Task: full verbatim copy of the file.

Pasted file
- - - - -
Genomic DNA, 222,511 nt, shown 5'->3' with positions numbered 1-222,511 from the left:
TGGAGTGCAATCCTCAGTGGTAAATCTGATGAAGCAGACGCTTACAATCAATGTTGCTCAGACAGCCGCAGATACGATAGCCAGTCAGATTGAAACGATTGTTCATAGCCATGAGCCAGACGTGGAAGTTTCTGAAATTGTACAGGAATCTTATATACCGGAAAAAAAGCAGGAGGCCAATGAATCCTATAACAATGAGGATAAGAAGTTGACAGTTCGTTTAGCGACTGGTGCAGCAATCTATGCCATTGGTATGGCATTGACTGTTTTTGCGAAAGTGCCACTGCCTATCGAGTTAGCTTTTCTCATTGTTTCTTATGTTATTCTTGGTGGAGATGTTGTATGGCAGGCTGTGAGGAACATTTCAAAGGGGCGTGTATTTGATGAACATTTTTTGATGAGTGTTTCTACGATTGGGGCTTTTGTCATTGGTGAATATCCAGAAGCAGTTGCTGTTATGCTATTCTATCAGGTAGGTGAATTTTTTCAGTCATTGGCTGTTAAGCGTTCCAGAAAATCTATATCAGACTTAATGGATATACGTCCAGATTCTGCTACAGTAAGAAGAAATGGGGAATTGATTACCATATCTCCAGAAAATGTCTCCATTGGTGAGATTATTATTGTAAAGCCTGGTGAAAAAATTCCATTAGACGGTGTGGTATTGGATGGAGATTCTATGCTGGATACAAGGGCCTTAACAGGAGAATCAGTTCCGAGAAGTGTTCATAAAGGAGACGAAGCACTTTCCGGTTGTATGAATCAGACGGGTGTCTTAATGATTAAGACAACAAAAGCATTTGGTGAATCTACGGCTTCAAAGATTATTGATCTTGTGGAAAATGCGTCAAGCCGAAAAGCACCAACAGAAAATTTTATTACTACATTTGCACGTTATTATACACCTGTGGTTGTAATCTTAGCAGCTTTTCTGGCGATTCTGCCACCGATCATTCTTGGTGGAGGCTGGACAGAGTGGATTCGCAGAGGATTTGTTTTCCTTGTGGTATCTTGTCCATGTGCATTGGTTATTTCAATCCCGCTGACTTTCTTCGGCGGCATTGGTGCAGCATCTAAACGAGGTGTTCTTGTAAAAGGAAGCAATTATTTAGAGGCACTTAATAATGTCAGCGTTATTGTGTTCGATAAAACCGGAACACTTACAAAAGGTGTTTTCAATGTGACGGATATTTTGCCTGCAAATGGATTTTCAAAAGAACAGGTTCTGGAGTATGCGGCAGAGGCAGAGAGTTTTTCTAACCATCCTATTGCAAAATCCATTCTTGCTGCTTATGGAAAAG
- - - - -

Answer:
Genomic DNA, 222,511 nt, shown 5'->3' with positions numbered 1-222,511 from the left:
TGGAGTGCAATCCTCAGTGGTAAATCTGATGAAGCAGACGCTTACAATCAATGTTGCTCAGACAGCCGCAGATACGATAGCCAGTCAGATTGAAACGATTGTTCATAGCCATGAGCCAGACGTGGAAGTTTCTGAAATTGTACAGGAATCTTATATACCGGAAAAAAAGCAGGAGGCCAATGAATCCTATAACAATGAGGATAAGAAGTTGACAGTTCGTTTAGCGACTGGTGCAGCAATCTATGCCATTGGTATGGCATTGACTGTTTTTGCGAAAGTGCCACTGCCTATCGAGTTAGCTTTTCTCATTGTTTCTTATGTTATTCTTGGTGGAGATGTTGTATGGCAGGCTGTGAGGAACATTTCAAAGGGGCGTGTATTTGATGAACATTTTTTGATGAGTGTTTCTACGATTGGGGCTTTTGTCATTGGTGAATATCCAGAAGCAGTTGCTGTTATGCTATTCTATCAGGTAGGTGAATTTTTTCAGTCATTGGCTGTTAAGCGTTCCAGAAAATCTATATCAGACTTAATGGATATACGTCCAGATTCTGCTACAGTAAGAAGAAATGGGGAATTGATTACCATATCTCCAGAAAATGTCTCCATTGGTGAGATTATTATTGTAAAGCCTGGTGAAAAAATTCCATTAGACGGTGTGGTATTGGATGGAGATTCTATGCTGGATACAAGGGCCTTAACAGGAGAATCAGTTCCGAGAAGTGTTCATAAAGGAGACGAAGCACTTTCCGGTTGTATGAATCAGACGGGTGTCTTAATGATTAAGACAACAAAAGCATTTGGTGAATCTACGGCTTCAAAGATTATTGATCTTGTGGAAAATGCGTCAAGCCGAAAAGCACCAACAGAAAATTTTATTACTACATTTGCACGTTATTATACACCTGTGGTTGTAATCTTAGCAGCTTTTCTGGCGATTCTGCCACCGATCATTCTTGGTGGAGGCTGGACAGAGTGGATTCGCAGAGGATTTGTTTTCCTTGTGGTATCTTGTCCATGTGCATTGGTTATTTCAATCCCGCTGACTTTCTTCGGCGGCATTGGTGCAGCATCTAAACGAGGTGTTCTTGTAAAAGGAAGCAATTATTTAGAGGCACTTAATAATGTCAGCGTTATTGTGTTCGATAAAACCGGAACACTTACAAAAGGTGTTTTCAATGTGACGGATATTTTGCCTGCAAATGGATTTTCAAAAGAACAGGTTCTGGAGTATGCGGCAGAGGCAGAGAGTTTTTCTAACCATCCTATTGCAAAATCCATTCTTGCTGCTTATGGAAAAG